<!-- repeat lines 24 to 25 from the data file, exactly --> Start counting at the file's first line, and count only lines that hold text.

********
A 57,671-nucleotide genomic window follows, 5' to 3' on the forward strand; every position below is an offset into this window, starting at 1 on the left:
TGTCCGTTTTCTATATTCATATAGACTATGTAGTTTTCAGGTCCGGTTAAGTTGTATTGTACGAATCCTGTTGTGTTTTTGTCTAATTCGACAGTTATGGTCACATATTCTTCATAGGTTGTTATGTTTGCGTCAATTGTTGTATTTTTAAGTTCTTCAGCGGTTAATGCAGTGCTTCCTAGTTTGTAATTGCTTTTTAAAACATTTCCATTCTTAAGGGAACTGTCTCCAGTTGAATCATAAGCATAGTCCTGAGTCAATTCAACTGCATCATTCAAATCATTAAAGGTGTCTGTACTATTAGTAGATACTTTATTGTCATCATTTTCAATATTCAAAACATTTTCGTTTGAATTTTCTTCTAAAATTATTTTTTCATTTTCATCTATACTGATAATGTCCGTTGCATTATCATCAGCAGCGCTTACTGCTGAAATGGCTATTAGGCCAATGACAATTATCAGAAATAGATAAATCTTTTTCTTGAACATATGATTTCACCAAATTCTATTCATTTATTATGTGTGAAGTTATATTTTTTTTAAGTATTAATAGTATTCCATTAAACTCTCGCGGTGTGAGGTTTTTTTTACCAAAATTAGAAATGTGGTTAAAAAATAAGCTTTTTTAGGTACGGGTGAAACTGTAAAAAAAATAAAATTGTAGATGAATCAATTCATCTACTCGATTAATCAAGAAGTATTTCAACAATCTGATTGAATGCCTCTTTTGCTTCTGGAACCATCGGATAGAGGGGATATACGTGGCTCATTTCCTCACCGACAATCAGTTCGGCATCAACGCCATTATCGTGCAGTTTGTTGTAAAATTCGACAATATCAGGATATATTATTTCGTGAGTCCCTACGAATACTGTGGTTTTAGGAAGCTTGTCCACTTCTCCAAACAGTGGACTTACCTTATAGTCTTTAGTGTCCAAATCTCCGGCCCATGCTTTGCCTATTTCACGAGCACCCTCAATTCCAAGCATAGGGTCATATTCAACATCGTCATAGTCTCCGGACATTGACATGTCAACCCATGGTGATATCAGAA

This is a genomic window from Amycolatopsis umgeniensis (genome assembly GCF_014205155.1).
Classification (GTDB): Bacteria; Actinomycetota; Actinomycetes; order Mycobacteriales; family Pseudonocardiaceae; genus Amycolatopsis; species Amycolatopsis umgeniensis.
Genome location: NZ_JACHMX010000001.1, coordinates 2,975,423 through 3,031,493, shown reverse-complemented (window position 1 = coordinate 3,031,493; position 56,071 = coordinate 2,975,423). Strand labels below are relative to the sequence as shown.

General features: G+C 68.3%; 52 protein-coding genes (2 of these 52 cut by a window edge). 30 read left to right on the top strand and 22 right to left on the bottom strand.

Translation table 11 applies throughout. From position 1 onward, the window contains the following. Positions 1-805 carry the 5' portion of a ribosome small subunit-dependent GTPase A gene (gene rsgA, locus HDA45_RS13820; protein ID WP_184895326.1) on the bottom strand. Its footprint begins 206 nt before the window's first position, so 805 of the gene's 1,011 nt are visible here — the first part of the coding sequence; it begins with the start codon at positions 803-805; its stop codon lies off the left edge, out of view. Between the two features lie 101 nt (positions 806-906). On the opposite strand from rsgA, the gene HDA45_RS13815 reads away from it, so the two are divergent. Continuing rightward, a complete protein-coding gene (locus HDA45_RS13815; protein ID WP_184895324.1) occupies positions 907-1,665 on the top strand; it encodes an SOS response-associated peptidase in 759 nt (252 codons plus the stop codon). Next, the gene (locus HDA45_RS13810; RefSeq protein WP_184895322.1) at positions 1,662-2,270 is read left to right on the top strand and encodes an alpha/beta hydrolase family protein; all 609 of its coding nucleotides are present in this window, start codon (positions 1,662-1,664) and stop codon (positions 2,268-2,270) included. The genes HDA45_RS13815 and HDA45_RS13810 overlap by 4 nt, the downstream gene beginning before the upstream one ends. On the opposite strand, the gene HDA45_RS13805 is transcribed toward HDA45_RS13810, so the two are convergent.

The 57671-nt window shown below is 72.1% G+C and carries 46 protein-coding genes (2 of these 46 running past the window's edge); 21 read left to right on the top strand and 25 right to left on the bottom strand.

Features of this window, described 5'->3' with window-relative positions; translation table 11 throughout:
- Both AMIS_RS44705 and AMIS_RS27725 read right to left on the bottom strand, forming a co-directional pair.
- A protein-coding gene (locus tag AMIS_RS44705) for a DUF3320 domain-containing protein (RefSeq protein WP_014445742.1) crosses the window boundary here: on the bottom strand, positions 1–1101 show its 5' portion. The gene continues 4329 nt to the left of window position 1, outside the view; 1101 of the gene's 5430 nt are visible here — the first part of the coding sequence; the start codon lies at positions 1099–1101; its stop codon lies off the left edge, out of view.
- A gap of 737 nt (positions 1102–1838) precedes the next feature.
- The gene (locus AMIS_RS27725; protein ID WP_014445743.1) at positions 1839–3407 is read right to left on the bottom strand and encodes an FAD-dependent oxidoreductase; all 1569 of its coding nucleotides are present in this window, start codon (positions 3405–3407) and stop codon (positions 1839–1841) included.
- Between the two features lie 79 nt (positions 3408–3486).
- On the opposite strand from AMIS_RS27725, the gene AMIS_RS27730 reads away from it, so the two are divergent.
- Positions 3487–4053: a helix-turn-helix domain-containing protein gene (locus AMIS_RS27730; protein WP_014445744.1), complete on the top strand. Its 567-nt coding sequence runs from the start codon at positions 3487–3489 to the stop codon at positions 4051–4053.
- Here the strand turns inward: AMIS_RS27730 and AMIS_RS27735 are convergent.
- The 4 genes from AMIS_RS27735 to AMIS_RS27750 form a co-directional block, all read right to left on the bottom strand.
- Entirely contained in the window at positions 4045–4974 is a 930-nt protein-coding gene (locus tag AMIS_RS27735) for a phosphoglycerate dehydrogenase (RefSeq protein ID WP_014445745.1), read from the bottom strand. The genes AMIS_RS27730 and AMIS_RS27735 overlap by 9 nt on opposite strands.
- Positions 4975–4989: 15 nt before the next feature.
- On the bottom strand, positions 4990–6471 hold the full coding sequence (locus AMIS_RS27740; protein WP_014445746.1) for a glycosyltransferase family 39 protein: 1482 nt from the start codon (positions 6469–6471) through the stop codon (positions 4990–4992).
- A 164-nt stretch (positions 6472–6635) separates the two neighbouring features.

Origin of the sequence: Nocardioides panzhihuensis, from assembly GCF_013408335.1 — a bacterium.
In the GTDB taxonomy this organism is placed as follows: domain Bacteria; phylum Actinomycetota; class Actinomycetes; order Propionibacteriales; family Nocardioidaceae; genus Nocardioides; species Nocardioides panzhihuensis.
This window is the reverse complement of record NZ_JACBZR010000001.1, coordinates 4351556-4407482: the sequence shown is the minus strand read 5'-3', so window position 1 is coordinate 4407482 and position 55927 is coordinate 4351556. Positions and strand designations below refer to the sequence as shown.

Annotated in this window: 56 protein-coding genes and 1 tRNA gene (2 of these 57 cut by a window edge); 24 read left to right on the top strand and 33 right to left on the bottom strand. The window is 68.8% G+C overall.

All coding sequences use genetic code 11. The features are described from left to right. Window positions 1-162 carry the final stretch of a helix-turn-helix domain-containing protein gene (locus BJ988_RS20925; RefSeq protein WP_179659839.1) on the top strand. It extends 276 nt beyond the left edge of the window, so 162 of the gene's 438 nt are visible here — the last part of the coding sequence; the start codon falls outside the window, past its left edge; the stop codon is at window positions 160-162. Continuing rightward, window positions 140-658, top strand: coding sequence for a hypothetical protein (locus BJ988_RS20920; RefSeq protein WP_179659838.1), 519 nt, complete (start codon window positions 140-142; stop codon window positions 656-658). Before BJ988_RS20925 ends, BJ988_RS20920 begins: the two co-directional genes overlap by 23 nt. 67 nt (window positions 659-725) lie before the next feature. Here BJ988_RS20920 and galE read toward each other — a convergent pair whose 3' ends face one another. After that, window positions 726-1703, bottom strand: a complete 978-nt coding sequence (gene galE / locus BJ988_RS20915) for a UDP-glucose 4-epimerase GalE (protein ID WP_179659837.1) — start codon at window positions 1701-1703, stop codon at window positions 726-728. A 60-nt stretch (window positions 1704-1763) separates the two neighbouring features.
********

In the GTDB taxonomy this organism is placed as follows: domain Bacteria; phylum Actinomycetota; class Actinomycetes; order Propionibacteriales; family Nocardioidaceae; genus Nocardioides; species Nocardioides panzhihuensis.
This window is the reverse complement of record NZ_JACBZR010000001.1, coordinates 4351556-4407482: the sequence shown is the minus strand read 5'-3', so window position 1 is coordinate 4407482 and position 55927 is coordinate 4351556. Positions and strand designations below refer to the sequence as shown.